July 15, 2007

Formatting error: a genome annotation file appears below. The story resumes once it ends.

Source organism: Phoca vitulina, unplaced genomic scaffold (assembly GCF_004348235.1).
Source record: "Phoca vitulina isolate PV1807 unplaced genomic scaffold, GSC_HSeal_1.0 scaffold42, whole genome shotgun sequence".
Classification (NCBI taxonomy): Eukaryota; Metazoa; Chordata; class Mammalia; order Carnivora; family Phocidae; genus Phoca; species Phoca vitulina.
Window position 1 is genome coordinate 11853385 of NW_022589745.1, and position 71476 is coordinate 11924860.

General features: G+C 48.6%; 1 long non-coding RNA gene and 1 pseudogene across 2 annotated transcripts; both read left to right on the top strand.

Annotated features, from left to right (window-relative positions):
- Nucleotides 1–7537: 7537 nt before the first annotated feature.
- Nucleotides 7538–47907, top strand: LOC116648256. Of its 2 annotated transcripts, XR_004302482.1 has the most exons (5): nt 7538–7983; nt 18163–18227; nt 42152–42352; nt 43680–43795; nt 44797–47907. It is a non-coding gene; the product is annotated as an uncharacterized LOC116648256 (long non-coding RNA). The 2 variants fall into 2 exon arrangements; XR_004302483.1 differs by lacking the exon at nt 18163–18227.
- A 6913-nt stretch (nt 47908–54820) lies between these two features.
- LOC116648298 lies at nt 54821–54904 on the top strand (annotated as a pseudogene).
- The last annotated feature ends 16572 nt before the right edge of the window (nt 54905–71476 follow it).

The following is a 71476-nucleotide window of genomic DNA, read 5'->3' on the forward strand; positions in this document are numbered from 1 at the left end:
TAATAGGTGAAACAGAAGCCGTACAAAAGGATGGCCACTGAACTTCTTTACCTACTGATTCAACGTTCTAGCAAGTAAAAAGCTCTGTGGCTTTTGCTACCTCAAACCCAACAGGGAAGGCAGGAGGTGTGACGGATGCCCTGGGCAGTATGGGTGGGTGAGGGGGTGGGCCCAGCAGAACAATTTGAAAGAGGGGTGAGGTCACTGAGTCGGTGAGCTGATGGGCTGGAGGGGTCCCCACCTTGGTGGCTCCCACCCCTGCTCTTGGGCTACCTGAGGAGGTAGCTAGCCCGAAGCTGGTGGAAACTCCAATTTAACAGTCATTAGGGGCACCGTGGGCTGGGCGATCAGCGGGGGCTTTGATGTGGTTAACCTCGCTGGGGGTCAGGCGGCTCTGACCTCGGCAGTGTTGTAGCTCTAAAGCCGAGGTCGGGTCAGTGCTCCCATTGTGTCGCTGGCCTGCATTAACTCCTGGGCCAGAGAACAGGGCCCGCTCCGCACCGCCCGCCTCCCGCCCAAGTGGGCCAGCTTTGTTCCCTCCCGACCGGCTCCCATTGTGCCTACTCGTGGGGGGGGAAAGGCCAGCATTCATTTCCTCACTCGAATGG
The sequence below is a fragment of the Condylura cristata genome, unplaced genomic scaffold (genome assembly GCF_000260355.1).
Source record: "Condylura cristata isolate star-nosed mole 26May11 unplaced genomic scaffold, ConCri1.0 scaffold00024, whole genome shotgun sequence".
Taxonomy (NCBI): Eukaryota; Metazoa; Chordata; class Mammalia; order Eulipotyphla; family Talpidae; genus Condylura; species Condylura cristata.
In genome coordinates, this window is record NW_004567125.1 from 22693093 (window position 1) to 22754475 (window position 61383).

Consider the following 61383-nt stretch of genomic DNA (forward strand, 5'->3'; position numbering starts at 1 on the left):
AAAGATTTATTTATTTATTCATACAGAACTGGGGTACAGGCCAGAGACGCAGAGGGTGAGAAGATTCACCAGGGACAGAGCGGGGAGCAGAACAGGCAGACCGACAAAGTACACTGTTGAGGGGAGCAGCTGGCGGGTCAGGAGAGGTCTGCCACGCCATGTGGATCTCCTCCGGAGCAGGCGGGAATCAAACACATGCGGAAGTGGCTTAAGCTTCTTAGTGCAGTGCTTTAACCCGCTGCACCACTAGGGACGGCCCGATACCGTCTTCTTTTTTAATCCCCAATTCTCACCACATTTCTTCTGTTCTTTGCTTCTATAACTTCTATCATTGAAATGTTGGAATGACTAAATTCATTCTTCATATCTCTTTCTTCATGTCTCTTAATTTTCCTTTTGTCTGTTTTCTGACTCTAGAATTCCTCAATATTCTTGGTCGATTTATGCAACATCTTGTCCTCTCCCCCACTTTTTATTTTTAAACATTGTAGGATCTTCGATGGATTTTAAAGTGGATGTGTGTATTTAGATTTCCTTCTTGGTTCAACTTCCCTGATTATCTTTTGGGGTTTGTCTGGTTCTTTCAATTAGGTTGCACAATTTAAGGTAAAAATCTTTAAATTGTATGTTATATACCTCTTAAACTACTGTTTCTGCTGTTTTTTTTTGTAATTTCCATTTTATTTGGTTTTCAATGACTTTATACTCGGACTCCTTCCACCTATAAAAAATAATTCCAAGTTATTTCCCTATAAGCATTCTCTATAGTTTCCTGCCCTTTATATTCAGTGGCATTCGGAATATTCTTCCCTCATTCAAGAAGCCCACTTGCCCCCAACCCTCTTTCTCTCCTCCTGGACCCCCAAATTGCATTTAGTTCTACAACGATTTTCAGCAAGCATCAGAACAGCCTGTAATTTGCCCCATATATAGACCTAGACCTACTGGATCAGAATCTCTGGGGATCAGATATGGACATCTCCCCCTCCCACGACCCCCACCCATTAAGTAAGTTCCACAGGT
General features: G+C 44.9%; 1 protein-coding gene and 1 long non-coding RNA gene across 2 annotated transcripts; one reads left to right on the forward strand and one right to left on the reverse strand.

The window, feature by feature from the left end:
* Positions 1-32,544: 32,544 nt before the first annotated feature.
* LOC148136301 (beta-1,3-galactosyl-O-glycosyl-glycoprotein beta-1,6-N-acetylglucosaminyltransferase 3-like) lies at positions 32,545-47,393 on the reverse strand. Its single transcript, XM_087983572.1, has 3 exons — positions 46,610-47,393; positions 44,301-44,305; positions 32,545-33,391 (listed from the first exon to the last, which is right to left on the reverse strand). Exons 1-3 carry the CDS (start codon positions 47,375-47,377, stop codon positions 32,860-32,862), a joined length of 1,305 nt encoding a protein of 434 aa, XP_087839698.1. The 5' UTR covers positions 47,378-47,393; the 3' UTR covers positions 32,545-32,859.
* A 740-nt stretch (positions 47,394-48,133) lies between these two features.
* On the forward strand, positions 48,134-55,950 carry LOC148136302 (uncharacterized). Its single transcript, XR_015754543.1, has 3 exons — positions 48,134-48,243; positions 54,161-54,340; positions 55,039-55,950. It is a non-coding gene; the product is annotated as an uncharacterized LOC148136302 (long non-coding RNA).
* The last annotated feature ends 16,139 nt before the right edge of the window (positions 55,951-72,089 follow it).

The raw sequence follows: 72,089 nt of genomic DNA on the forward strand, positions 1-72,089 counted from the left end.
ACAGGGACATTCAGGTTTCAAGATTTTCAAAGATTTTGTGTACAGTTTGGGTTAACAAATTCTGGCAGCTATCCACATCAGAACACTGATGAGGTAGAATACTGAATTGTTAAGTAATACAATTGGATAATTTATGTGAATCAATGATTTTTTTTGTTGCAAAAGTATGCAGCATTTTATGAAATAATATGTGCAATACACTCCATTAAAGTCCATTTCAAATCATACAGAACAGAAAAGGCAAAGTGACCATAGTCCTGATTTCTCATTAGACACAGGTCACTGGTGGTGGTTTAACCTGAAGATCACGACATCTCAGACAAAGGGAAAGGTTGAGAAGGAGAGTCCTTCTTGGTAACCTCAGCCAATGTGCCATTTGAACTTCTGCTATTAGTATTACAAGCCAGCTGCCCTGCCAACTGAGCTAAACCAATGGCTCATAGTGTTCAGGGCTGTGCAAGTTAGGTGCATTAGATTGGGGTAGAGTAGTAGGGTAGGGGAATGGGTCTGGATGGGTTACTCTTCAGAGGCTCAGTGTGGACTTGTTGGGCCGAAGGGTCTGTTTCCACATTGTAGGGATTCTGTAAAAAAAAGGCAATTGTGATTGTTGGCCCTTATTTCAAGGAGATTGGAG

AUSTIN — After he signed the Civil Rights Act of 1964, President Lyndon Baines Johnson all but gave up on the idea of carrying the South that year.His shy but determined wife, Lady Bird, wouldn’t hear of it, and promptly took off on her own whistle-stop tour.More than four decades later, her cheerful confrontation of Southern racism on that campaign trip underscored the uncommon mix of grace and fortitude she carried to the White House and beyond, recalled Bill Moyers, a former Johnson aide and longtime family friend.”Yes, she planted flowers,” Moyers said. “She also loved democracy and saw beauty in it.”Moyers elicited tears, laughter and applause during his passionate eulogy Saturday at Mrs. Johnson’s funeral, which drew 1,800 people to the cavernous Riverbend Centre in Austin, including two former presidents and five first ladies.Mrs. Johnson, 94, died Wednesday.Joining Presidents Bill Clinton and Jimmy Carter at the funeral were first lady Laura Bush and four of her predecessors — U.S. Sen. Hillary Clinton, Barbara Bush, Nancy Reagan and Rosalynn Carter. Also in attendance were Maria Shriver, wife of California Gov. Arnold Schwarzenegger; her cousin Caroline Kennedy Schlossberg, daughter of President John F. Kennedy; and renowned Fort Worth pianist Van Cliburn.Over 11,000 average citizens paid tribute to Mrs. Johnson on Friday and Saturday at the LBJ Library and Museum.Her casket was placed at the same spot as her husband’s after he died of a heart attack in 1973.She will be buried today alongside the former president at their ranch in the Texas Hill Country.Though perhaps known best for her pet causes of highway beautification and wildflowers, she also provided a soothing presence at the White House during a time of great turmoil — including the Vietnam War, the assassinations of Robert Kennedy and Martin Luther King, and years of bitter conflict and racial tension.A powerful coupleBorn Claudia Alta Taylor in East Texas in 1912, the Karnack native got the nickname “Lady Bird” as an infant, and it stuck.Though painfully shy, she was drawn to the adventure and excitement she found in the gregarious politician from Johnson City.Together, as one U.S. senator recently put it, they made a “formidable pair.”Moyers, a PBS commentator and Lyndon Johnson’s former White House press secretary, gave in rich detail his recollections of Lady Bird’s quiet yet steely presence alongside her husband.In November 1960, just before Johnson was elected vice president, Moyers recalled an infamous street protest in Dallas, where angry demonstrators cursed and spit at the couple.Afterward, from her hotel room, Lady Bird looked down on the angry crowd.”Still holding the curtain back, as if she were peering into the future, she said almost to herself: ‘Things will never be the same again,'” Moyers recalled.That became clear four years later, when the hatred the first lady encountered on that election swing through the Old South would test her mettle.”Black Bird Go Home!” read one placard that greeted the former first lady.Moyers said Lady Bird took it all in stride, playing up her southern heritage and accent: “You might not like what I’m saying,” she told one angry crowd, “but at least you understand the way I’m saying it.”Welcoming rainAt various points during the ceremony, those who spoke had to raise their voices to be heard over the steady rain coming down. Some suspected the gentle presence of Lady Bird Johnson, still working a little magic. Family friend and spokesman Neal Spelce told reporters that Mrs. Johnson, who “lived for so long in the hardscrabble hills of the Hill Country, would sit there with welcome arms and say, ‘Let it rain.'”Today marks the end of the three-day ceremony. At about 9 a.m., a funeral cortege will carry Mrs. Johnson from Austin to the LBJ Ranch, where she will be buried at her husband’s side during a private ceremony at the family cemetery.Before the cortege gets on the road to Johnson City, it will stop by the shores of Town Lake in Austin, which Mrs. Johnson helped transform from a weed-infested eyesore to one of the city’s most popular parks.State Sen. Kirk Watson, a Democrat and former Austin mayor, said the first lady was an environmentalist before people called it that, and he described her impact on the Austin landscape as immeasurable. “Everything we do, I believe, from an environmental standpoint, is standing on the shoulders of the things she did before,” he said.